An Australian woman who had been suffering from terrible stomach pain was shocked when she woke up from surgery and learned that her agony had been caused by a toothpick lodged in her colon. (Warning: The photo below is graphic.)
The 70-year-old woman had gone to the hospital four times complaining of pain before doctors decided to operate in April 2017, according to BuzzFeed News.
While inspecting the woman's colon, doctors found a sigmoid diverticulum -- an inflamed section of colon created by straining too hard while trying to defecate. Doctors removed the diverticula and cut it open to find the toothpick stuck in the walls.
Following the surgery, the woman made an "uncomplicated recovery and is now symptom-free," according to a surgeon's report cited by BuzzFeed News.
Toothpicks aren't usually the first thing that comes to mind when a patient is having stomach pain. Even the patient might not realize a toothpick is too blame. More than 50 percent of the time, people are completely unaware they have swallowed a toothpick, according to a 2013 study published in the World Journal of Surgery.
"It commonly happens to people having fun at a party and being really intoxicated and eating food with toothpicks," said Dr. Ramin Mehdipour, one of the surgeons who reported on the woman's case, according to the Herald Sun.
That same study looked at 136 known cases of toothpick swallowing. The vast majority (82 percent) of cases resulted in stomach pain, likely from the toothpick being lodged somewhere in the patient's gut. The study notes the various methods for detecting a toothpick in a patient's gut, but notes these methods didn't work 35 percent of the time.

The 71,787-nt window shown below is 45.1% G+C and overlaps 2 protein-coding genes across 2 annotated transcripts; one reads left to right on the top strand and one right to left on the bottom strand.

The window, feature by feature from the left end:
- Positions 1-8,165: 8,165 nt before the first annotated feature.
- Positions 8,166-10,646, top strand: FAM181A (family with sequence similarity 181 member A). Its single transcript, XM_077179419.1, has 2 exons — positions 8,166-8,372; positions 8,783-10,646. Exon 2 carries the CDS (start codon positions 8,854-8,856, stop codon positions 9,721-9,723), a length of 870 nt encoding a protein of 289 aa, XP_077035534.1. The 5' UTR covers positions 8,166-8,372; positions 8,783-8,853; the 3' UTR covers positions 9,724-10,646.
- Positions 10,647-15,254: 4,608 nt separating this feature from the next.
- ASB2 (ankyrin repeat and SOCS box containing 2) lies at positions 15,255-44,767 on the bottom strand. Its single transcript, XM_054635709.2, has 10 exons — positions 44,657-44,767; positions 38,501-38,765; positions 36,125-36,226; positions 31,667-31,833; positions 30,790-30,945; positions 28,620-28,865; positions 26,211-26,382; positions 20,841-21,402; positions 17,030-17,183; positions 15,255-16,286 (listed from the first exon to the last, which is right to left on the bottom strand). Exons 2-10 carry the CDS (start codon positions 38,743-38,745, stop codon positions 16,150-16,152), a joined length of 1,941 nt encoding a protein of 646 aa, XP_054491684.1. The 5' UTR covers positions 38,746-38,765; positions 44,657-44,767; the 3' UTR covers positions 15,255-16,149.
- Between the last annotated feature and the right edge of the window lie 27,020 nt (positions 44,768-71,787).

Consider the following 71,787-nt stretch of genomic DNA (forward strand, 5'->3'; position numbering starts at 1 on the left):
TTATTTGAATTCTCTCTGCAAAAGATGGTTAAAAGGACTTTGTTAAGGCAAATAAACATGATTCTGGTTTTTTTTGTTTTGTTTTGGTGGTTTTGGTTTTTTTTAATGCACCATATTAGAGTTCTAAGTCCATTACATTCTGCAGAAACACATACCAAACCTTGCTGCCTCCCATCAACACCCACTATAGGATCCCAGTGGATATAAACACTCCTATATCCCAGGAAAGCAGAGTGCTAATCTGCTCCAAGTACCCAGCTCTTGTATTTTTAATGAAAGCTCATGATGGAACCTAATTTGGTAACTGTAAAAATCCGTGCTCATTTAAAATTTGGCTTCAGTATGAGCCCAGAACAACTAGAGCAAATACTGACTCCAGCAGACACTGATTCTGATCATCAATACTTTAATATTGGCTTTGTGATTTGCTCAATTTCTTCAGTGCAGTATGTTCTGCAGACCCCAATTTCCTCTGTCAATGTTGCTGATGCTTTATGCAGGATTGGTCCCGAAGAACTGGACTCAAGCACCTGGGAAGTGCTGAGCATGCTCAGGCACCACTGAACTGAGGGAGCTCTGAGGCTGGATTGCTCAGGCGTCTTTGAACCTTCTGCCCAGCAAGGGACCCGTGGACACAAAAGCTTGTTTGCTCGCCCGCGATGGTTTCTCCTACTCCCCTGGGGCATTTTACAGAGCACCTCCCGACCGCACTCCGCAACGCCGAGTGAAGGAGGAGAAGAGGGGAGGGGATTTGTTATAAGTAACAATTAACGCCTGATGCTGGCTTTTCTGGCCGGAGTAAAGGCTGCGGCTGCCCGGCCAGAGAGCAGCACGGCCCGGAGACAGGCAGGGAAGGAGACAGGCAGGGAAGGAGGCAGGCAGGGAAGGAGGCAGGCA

Toothpicks and other wooden items, like pencils, are particularly difficult to detect on scans, according to NBC News.
In their report, doctors who treated the Australian woman suggest scanning for toothpicks just in case.
"Appropriate pre-operative investigations such as endoscopy and CT, despite their fairly low sensitivity, should be performed to increase the ability to accurately diagnose this condition and therefore optimize subsequent management," they wrote, according to the Australian Associated Press.
Having a toothpick stuck in your gut sounds bad enough, but the surprising risk of death makes the situation even worse. Almost 10 percent of cases examined in the study resulted in the patient dying.
"We know of the cases where people become symptomatic, but a lot of people get lucky and pass it, others have it and don't die from it though they have problems, and unfortunately, some end in morbidity," Mehdipour said, according to the Herald Sun.